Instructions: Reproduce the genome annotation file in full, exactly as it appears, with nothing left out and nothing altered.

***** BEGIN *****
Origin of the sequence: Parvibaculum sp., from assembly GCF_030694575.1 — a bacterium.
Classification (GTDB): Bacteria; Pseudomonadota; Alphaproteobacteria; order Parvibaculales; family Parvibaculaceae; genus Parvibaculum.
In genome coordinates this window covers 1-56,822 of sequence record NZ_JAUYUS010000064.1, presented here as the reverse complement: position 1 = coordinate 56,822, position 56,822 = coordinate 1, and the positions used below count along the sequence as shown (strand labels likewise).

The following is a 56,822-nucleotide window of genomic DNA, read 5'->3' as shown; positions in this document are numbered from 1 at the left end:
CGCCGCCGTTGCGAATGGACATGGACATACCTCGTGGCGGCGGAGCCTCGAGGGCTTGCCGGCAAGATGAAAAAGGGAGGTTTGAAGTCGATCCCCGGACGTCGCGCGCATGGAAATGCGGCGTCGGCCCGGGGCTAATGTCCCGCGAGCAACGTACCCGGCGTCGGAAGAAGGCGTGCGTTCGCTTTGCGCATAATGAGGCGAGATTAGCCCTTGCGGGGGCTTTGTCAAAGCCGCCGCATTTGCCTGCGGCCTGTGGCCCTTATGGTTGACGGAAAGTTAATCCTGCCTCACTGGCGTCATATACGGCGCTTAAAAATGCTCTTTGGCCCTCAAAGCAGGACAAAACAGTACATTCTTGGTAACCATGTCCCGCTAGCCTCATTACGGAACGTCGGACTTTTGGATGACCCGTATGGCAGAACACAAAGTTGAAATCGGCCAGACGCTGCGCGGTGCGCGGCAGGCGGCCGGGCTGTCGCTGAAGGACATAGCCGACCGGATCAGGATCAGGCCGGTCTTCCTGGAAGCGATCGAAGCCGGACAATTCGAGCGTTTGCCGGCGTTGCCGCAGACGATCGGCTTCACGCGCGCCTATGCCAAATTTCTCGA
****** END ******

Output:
Origin of the sequence: Parvibaculum sp., from assembly GCF_030694575.1 — a bacterium.
Classification (GTDB): Bacteria; Pseudomonadota; Alphaproteobacteria; order Parvibaculales; family Parvibaculaceae; genus Parvibaculum.
In genome coordinates this window covers 1-56,822 of sequence record NZ_JAUYUS010000064.1, presented here as the reverse complement: position 1 = coordinate 56,822, position 56,822 = coordinate 1, and the positions used below count along the sequence as shown (strand labels likewise).

The following is a 56,822-nucleotide window of genomic DNA, read 5'->3' as shown; positions in this document are numbered from 1 at the left end:
CGCCGCCGTTGCGAATGGACATGGACATACCTCGTGGCGGCGGAGCCTCGAGGGCTTGCCGGCAAGATGAAAAAGGGAGGTTTGAAGTCGATCCCCGGACGTCGCGCGCATGGAAATGCGGCGTCGGCCCGGGGCTAATGTCCCGCGAGCAACGTACCCGGCGTCGGAAGAAGGCGTGCGTTCGCTTTGCGCATAATGAGGCGAGATTAGCCCTTGCGGGGGCTTTGTCAAAGCCGCCGCATTTGCCTGCGGCCTGTGGCCCTTATGGTTGACGGAAAGTTAATCCTGCCTCACTGGCGTCATATACGGCGCTTAAAAATGCTCTTTGGCCCTCAAAGCAGGACAAAACAGTACATTCTTGGTAACCATGTCCCGCTAGCCTCATTACGGAACGTCGGACTTTTGGATGACCCGTATGGCAGAACACAAAGTTGAAATCGGCCAGACGCTGCGCGGTGCGCGGCAGGCGGCCGGGCTGTCGCTGAAGGACATAGCCGACCGGATCAGGATCAGGCCGGTCTTCCTGGAAGCGATCGAAGCCGGACAATTCGAGCGTTTGCCGGCGTTGCCGCAGACGATCGGCTTCACGCGCGCCTATGCCAAATTTCTCGA